The new nationalist-religious party has begun to work. It has convened an Independent Public Council of 35 men and women from the religious and traditional sectors, and they are accepting nominations for the new list of Knesset candidates. The Council must formulate a list of names and submit it to the Central Elections Committee by the end of December.
Education at the Top
The founding agreement states that the new party will “lead a new national agenda, headed by education and the Jewish character of the State of Israel, social welfare, clean-handedness and integrity, Jewish ethical values, settlement, and diplomatic and security affairs. Education is at the top of the list, as it is the most agreed-upon uniting common denominator of the multi-faceted religious-Zionist public and the broad traditionalist public.”
At Least Four New Names
The founding parties – the National Religious Party (NRP), and Moledet and Tekumah of the National Union – have recommended that of the first ten names on the list of candidates, at least four of them be people who are not currently serving in the Knesset, including women and “traditional” Jews, i.e., those who are not outwardly religiously observant. The parties have also recommended that the party leader be chosen in public primaries from the among the religious and traditional publics.
The Council has accepted the first proposal, but has not yet made a decision regarding the second one.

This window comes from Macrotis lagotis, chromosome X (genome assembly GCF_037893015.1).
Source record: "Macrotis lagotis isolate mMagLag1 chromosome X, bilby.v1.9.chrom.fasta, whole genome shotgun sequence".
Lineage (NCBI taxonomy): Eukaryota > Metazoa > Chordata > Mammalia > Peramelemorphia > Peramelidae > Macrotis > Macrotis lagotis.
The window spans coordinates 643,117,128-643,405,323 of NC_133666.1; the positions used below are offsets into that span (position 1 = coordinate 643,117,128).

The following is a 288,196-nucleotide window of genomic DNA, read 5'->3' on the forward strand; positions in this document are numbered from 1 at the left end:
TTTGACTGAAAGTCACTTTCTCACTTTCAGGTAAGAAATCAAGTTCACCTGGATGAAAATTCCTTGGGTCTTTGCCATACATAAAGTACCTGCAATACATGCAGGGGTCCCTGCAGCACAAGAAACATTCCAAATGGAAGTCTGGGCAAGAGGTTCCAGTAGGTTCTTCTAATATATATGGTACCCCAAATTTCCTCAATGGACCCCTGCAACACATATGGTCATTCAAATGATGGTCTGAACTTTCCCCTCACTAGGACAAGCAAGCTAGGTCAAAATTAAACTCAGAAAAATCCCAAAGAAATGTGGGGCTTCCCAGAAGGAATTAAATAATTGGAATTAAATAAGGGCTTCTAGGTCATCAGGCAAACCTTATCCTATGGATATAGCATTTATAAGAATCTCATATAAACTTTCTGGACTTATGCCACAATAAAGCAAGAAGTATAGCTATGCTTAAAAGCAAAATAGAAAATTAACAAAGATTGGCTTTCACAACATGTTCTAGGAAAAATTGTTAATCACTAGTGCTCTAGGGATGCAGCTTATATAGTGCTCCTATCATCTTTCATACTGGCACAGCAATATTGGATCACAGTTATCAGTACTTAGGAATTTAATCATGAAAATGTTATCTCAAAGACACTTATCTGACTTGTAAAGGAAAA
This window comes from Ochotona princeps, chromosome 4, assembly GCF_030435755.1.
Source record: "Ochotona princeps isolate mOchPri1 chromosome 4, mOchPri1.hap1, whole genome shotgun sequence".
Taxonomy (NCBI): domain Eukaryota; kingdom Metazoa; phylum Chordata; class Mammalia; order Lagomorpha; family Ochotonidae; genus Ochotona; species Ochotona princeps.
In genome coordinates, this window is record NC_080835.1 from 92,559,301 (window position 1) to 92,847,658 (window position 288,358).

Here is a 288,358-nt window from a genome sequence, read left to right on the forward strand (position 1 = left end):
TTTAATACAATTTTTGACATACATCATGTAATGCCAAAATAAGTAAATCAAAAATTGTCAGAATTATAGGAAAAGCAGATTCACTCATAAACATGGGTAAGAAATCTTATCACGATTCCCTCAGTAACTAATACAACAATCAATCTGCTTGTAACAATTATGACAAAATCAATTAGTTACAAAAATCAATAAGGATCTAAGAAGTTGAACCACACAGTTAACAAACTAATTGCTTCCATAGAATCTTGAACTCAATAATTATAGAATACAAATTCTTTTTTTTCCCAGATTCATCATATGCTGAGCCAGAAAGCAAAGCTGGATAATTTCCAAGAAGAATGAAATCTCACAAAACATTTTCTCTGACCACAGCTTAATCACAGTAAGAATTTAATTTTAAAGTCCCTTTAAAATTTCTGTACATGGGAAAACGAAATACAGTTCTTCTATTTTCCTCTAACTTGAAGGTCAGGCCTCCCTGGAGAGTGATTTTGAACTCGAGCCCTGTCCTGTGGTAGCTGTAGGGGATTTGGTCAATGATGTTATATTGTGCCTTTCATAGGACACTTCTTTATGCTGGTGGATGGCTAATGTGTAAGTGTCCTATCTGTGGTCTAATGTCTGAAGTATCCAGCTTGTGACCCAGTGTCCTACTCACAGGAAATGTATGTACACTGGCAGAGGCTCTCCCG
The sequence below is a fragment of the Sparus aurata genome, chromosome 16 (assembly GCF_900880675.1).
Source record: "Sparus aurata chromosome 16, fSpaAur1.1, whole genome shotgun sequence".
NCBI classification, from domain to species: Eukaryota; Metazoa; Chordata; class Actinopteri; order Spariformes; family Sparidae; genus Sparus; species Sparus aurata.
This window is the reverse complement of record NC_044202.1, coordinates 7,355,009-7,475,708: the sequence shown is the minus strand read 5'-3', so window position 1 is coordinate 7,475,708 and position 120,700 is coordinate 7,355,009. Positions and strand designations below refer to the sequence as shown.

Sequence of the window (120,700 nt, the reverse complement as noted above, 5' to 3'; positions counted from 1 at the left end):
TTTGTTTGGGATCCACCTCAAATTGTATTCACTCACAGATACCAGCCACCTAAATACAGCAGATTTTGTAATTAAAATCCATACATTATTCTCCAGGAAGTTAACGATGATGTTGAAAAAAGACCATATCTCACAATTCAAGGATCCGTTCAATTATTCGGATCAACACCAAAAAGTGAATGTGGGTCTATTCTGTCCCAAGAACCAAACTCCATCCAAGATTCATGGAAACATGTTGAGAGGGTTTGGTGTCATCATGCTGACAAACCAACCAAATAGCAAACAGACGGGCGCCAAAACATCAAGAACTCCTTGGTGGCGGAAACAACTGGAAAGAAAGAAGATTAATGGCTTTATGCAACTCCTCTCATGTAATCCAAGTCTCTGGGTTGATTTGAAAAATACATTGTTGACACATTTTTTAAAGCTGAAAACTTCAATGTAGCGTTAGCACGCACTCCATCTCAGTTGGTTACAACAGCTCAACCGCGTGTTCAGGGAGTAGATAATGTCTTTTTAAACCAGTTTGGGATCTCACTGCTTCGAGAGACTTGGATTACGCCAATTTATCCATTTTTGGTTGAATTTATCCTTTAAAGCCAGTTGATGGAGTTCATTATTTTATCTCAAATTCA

Currently running for the party’s top spot are at least three candidates: MK Uri Ariel, of the Tekumah faction of the National Union; MK Zevulun Orlev, head of the NRP; and Tzachi Fenton, a resident of the Samaria town of Elkanah.
The members of the Council are not to be candidates for the Knesset, government, or party positions, according to the party’s guidelines. The Council is headed by Gen. (res.) Yaakov Amidror, former IDF Deputy Intelligence Chief, and its members include 12 rabbis (including Rabbis Dov Lior, Chaim Druckman, Eli Sadan, Yaakov Levanon, Eli Vishlitzky, Yuval Cherlow, Tzfaniah Drori, and Rafi Peretz); six women, including retired Justice Sarah Frisch; and others such as Gershon Mesika, Yoel Tzur, Dr. Asher Cohen, Yitzchak Meron, Eliav Shochetman, Yakir Segev, Moti Zisser, Dr. Yaakov Hadani, and Moshe Moskowitz.
The current Knesset Members of the founding parties are:
* Benny Elon and Aryeh Eldad of Moledet;
* Tzvi Hendel and Uri Ariel of Tekumah;
* Nissan Slomiansky, Eli Gabbai, and Zevulun Orlev of the NRP;
* and Effie Eitam and Yitzchak Levy of the now-defunct Achi party.
Eitam and Eldad have already declared that they will not be members of the new party. The Council will thus have to choose among the other seven for the six – or fewer - top-ten slots.
Olam Katan (Small World), a weekly pamphlet with a Land of Israel/Torah/youth slant that is distributed in synagogues, is compiling a list of names of potential candidates for the new party’s Knesset list. Among them are:
* Moriah Lapid, a promoter of religious-secular dialogue;
* Col. (res.) Moti Yogev, former Paratroopers Brigade commander and former Bnei Akiva chairman;
* Channel Two journalist Sivan Rahav-Meir;
* Ethiopian-Jewish party leader Avraham Negosa;
* Rabbi Shai Peron;
* Rabbi Rachamim Nisimi;
* Boaz HaEtzni;
* Yesha Council head Danny Dayan;
* Judea and Samaria Jewish-rights activist Orit Strook.